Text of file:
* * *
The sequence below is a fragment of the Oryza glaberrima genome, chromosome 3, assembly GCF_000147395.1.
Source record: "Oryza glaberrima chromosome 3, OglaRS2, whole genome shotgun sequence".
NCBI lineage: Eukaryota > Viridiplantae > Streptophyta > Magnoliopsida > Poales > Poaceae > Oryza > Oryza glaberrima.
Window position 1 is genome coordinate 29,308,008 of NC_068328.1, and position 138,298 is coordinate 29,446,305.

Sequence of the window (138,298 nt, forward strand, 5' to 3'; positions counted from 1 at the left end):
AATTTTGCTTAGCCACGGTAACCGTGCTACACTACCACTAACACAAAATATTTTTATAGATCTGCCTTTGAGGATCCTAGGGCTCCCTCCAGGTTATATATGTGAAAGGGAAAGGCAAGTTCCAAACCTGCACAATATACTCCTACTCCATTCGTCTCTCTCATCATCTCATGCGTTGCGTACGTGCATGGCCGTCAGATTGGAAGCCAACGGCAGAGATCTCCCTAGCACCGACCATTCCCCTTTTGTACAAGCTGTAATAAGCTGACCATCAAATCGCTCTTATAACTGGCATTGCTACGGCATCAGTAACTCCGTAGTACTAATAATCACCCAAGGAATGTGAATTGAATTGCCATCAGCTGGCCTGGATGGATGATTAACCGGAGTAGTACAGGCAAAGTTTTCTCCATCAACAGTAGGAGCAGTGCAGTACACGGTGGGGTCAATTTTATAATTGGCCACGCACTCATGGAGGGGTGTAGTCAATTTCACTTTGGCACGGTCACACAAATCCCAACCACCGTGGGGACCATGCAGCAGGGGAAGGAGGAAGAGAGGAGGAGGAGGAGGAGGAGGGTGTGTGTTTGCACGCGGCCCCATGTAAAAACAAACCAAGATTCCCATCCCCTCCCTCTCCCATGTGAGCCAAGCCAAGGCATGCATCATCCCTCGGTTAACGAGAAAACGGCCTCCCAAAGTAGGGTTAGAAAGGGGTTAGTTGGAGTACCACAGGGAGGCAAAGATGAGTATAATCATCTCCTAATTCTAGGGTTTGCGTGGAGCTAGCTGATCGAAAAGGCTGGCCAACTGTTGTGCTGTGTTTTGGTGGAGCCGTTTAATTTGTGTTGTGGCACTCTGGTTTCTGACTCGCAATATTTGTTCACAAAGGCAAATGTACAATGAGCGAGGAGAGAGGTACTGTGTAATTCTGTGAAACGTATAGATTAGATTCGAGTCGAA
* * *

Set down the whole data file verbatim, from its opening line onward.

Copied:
The sequence below is a fragment of the Oryza glaberrima genome, chromosome 3, assembly GCF_000147395.1.
Source record: "Oryza glaberrima chromosome 3, OglaRS2, whole genome shotgun sequence".
NCBI lineage: Eukaryota > Viridiplantae > Streptophyta > Magnoliopsida > Poales > Poaceae > Oryza > Oryza glaberrima.
Window position 1 is genome coordinate 29,308,008 of NC_068328.1, and position 138,298 is coordinate 29,446,305.

Sequence of the window (138,298 nt, forward strand, 5' to 3'; positions counted from 1 at the left end):
AATTTTGCTTAGCCACGGTAACCGTGCTACACTACCACTAACACAAAATATTTTTATAGATCTGCCTTTGAGGATCCTAGGGCTCCCTCCAGGTTATATATGTGAAAGGGAAAGGCAAGTTCCAAACCTGCACAATATACTCCTACTCCATTCGTCTCTCTCATCATCTCATGCGTTGCGTACGTGCATGGCCGTCAGATTGGAAGCCAACGGCAGAGATCTCCCTAGCACCGACCATTCCCCTTTTGTACAAGCTGTAATAAGCTGACCATCAAATCGCTCTTATAACTGGCATTGCTACGGCATCAGTAACTCCGTAGTACTAATAATCACCCAAGGAATGTGAATTGAATTGCCATCAGCTGGCCTGGATGGATGATTAACCGGAGTAGTACAGGCAAAGTTTTCTCCATCAACAGTAGGAGCAGTGCAGTACACGGTGGGGTCAATTTTATAATTGGCCACGCACTCATGGAGGGGTGTAGTCAATTTCACTTTGGCACGGTCACACAAATCCCAACCACCGTGGGGACCATGCAGCAGGGGAAGGAGGAAGAGAGGAGGAGGAGGAGGAGGAGGGTGTGTGTTTGCACGCGGCCCCATGTAAAAACAAACCAAGATTCCCATCCCCTCCCTCTCCCATGTGAGCCAAGCCAAGGCATGCATCATCCCTCGGTTAACGAGAAAACGGCCTCCCAAAGTAGGGTTAGAAAGGGGTTAGTTGGAGTACCACAGGGAGGCAAAGATGAGTATAATCATCTCCTAATTCTAGGGTTTGCGTGGAGCTAGCTGATCGAAAAGGCTGGCCAACTGTTGTGCTGTGTTTTGGTGGAGCCGTTTAATTTGTGTTGTGGCACTCTGGTTTCTGACTCGCAATATTTGTTCACAAAGGCAAATGTACAATGAGCGAGGAGAGAGGTACTGTGTAATTCTGTGAAACGTATAGATTAGATTCGAGTCGAA